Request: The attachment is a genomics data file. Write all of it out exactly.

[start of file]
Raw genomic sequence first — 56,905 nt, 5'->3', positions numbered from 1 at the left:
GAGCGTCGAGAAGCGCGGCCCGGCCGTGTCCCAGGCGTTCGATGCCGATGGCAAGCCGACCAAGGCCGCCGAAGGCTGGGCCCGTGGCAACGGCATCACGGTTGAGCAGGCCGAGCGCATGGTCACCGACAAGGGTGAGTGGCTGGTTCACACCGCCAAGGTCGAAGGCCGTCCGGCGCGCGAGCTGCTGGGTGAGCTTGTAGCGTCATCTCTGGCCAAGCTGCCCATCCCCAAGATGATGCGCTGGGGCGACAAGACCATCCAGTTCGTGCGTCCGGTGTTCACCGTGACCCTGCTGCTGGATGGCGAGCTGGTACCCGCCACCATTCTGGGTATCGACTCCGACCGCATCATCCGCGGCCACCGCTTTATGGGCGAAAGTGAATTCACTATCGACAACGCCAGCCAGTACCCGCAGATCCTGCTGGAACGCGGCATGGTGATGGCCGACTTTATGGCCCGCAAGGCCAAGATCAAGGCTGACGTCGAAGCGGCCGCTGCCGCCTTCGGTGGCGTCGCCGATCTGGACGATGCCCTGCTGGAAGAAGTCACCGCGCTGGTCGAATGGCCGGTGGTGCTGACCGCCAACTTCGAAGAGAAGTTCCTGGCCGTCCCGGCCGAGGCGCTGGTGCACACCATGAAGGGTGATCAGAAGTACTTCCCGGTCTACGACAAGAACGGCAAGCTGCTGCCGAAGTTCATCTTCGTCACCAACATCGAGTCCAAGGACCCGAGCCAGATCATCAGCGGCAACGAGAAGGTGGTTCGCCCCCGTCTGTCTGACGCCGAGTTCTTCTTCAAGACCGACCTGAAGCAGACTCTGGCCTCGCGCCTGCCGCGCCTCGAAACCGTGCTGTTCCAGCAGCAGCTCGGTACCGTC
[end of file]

Raw genomic sequence first — 56,905 nt, 5'->3', positions numbered from 1 at the left:
GAGCGTCGAGAAGCGCGGCCCGGCCGTGTCCCAGGCGTTCGATGCCGATGGCAAGCCGACCAAGGCCGCCGAAGGCTGGGCCCGTGGCAACGGCATCACGGTTGAGCAGGCCGAGCGCATGGTCACCGACAAGGGTGAGTGGCTGGTTCACACCGCCAAGGTCGAAGGCCGTCCGGCGCGCGAGCTGCTGGGTGAGCTTGTAGCGTCATCTCTGGCCAAGCTGCCCATCCCCAAGATGATGCGCTGGGGCGACAAGACCATCCAGTTCGTGCGTCCGGTGTTCACCGTGACCCTGCTGCTGGATGGCGAGCTGGTACCCGCCACCATTCTGGGTATCGACTCCGACCGCATCATCCGCGGCCACCGCTTTATGGGCGAAAGTGAATTCACTATCGACAACGCCAGCCAGTACCCGCAGATCCTGCTGGAACGCGGCATGGTGATGGCCGACTTTATGGCCCGCAAGGCCAAGATCAAGGCTGACGTCGAAGCGGCCGCTGCCGCCTTCGGTGGCGTCGCCGATCTGGACGATGCCCTGCTGGAAGAAGTCACCGCGCTGGTCGAATGGCCGGTGGTGCTGACCGCCAACTTCGAAGAGAAGTTCCTGGCCGTCCCGGCCGAGGCGCTGGTGCACACCATGAAGGGTGATCAGAAGTACTTCCCGGTCTACGACAAGAACGGCAAGCTGCTGCCGAAGTTCATCTTCGTCACCAACATCGAGTCCAAGGACCCGAGCCAGATCATCAGCGGCAACGAGAAGGTGGTTCGCCCCCGTCTGTCTGACGCCGAGTTCTTCTTCAAGACCGACCTGAAGCAGACTCTGGCCTCGCGCCTGCCGCGCCTCGAAACCGTGCTGTTCCAGCAGCAGCTCGGTACCGTC